The New York Times today ran a story on the French reporters covering the Dominique Strauss-Kahn case from hotel rooms and street corners in New York City. It's a fitting follow up to the paper's City Room blog post from Friday in which John Eligon recalls getting pounced on for interviews by French journalists after he filed a video report. The French are fascinated by the way the Americans are covering the story and we, in turn, are fascinated by them.
That circle of covering the coverage comes, in part, from the sheer mass of media with headquarters or large bureaus already in New York. As the Times's international and business focus on the political and economic ramifications of the head of the International Monetary Fund getting arrested for a violent sexual crime, the city desk focuses on the crime itself. And nobody has to leave the city limits.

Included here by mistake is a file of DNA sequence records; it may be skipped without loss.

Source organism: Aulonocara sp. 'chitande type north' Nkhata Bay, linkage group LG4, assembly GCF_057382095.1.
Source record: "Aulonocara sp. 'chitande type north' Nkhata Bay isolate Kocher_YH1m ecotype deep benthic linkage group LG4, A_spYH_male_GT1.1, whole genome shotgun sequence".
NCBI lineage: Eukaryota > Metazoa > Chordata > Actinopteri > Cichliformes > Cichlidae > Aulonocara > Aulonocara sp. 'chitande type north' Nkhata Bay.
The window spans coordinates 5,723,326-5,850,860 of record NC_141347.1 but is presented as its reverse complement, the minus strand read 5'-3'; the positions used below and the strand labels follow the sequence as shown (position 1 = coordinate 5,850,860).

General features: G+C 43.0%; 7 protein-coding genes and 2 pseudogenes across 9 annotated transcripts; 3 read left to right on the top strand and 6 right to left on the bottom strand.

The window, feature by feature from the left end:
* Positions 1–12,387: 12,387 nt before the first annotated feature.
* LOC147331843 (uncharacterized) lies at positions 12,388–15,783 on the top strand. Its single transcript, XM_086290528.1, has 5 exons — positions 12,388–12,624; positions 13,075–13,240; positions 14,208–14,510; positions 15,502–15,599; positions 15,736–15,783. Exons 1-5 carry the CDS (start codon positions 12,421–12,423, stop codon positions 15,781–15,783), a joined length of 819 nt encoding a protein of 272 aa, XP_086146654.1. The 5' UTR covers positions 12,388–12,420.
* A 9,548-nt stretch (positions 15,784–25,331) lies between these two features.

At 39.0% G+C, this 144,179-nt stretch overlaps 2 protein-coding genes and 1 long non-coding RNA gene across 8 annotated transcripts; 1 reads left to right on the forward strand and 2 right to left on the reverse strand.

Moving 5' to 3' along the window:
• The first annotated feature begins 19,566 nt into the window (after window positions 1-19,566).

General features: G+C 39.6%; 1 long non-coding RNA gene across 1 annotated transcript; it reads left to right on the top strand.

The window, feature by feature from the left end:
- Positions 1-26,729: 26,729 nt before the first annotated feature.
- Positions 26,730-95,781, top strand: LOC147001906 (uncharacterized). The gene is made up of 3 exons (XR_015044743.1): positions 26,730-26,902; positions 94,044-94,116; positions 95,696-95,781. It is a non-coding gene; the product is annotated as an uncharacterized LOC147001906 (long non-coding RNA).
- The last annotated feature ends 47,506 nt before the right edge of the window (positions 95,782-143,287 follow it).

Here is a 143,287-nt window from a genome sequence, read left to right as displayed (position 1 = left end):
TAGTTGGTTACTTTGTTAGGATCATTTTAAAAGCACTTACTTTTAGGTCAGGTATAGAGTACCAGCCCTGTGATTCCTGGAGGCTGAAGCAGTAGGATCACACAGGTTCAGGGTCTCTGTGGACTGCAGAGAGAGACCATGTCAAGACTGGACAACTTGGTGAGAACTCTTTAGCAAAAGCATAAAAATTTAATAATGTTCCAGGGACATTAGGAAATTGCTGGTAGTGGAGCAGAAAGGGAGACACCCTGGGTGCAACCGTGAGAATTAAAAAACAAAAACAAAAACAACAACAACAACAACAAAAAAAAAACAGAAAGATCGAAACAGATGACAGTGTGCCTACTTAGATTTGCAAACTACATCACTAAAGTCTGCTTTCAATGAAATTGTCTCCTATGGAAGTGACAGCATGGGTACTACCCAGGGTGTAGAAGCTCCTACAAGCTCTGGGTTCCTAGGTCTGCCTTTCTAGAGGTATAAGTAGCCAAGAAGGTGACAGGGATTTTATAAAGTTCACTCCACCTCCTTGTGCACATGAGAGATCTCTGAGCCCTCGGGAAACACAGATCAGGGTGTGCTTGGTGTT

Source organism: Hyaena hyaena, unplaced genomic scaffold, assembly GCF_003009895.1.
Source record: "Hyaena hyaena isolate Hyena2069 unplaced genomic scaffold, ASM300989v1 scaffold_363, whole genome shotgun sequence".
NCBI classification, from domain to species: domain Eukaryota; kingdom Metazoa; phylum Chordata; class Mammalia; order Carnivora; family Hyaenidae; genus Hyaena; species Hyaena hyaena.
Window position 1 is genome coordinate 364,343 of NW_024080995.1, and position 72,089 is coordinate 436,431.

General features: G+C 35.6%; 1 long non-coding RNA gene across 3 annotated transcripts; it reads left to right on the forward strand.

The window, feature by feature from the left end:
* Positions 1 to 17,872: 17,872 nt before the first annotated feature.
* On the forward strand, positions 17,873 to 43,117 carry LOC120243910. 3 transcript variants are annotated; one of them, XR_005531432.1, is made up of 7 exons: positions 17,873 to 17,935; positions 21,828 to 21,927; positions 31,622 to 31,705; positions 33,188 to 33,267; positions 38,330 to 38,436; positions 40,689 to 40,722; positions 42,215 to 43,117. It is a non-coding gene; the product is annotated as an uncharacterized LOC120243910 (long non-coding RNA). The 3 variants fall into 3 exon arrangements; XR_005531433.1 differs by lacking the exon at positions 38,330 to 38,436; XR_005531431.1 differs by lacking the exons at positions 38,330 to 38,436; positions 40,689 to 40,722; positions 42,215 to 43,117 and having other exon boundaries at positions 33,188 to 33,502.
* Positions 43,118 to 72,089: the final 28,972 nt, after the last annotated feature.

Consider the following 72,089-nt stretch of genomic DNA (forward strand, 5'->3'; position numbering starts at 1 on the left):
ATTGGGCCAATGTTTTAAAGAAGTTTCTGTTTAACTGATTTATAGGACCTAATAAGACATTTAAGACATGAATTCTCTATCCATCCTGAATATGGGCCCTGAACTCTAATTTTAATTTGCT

Meanwhile, the French journalists, many of whom rushed to New York within hours of the arrest and plan to stay several more weeks for this one story, are getting antsy. "After a while, you need angles," France-24 correspondent Emmanuel Saint-Martin told Eligon. And that's true in reverse, too. The story continues to fascinate even though the major news of Strauss-Kahn's stint at Rikers Island, the drama of his bail hearing, and the thwarted luxury apartment rental, has largely wound down. As Ben Schwartz tweeted, "After Trump/Newt/Arnold last week, today feels like a sugar crash."